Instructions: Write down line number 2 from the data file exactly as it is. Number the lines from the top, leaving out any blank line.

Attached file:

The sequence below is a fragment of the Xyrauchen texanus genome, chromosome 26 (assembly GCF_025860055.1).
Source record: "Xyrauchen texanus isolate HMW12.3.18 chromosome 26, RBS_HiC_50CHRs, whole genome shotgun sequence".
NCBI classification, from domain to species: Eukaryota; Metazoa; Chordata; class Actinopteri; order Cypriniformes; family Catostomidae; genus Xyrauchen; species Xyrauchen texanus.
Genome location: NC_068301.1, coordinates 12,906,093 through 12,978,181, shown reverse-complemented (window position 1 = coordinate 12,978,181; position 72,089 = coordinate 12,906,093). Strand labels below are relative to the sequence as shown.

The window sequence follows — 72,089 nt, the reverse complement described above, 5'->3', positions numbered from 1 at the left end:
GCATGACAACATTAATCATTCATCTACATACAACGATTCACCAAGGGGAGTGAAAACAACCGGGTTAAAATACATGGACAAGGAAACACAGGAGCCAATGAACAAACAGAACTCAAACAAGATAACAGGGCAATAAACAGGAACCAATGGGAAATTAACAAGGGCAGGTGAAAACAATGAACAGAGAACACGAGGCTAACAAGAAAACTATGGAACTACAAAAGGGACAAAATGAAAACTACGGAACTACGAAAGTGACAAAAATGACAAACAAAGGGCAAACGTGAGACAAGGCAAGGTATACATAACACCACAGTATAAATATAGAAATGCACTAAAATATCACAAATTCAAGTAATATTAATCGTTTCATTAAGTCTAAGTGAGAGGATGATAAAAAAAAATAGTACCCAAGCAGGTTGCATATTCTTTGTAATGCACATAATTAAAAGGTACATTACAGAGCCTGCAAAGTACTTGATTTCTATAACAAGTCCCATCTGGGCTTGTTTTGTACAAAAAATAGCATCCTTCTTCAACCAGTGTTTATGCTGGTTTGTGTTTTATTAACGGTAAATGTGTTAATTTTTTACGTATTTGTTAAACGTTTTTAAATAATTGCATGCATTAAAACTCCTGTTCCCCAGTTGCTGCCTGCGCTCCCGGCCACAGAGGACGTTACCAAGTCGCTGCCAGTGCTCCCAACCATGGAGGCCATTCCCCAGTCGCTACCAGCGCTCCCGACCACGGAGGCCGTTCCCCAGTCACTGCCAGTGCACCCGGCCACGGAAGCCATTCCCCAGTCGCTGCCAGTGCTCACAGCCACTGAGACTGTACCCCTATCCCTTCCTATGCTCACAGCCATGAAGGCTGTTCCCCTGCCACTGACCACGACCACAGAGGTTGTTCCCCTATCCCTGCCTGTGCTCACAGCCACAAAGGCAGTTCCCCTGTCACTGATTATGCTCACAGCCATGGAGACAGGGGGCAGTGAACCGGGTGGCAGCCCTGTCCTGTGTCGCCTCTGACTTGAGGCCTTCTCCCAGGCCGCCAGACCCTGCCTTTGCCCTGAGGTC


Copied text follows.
Source record: "Xyrauchen texanus isolate HMW12.3.18 chromosome 26, RBS_HiC_50CHRs, whole genome shotgun sequence".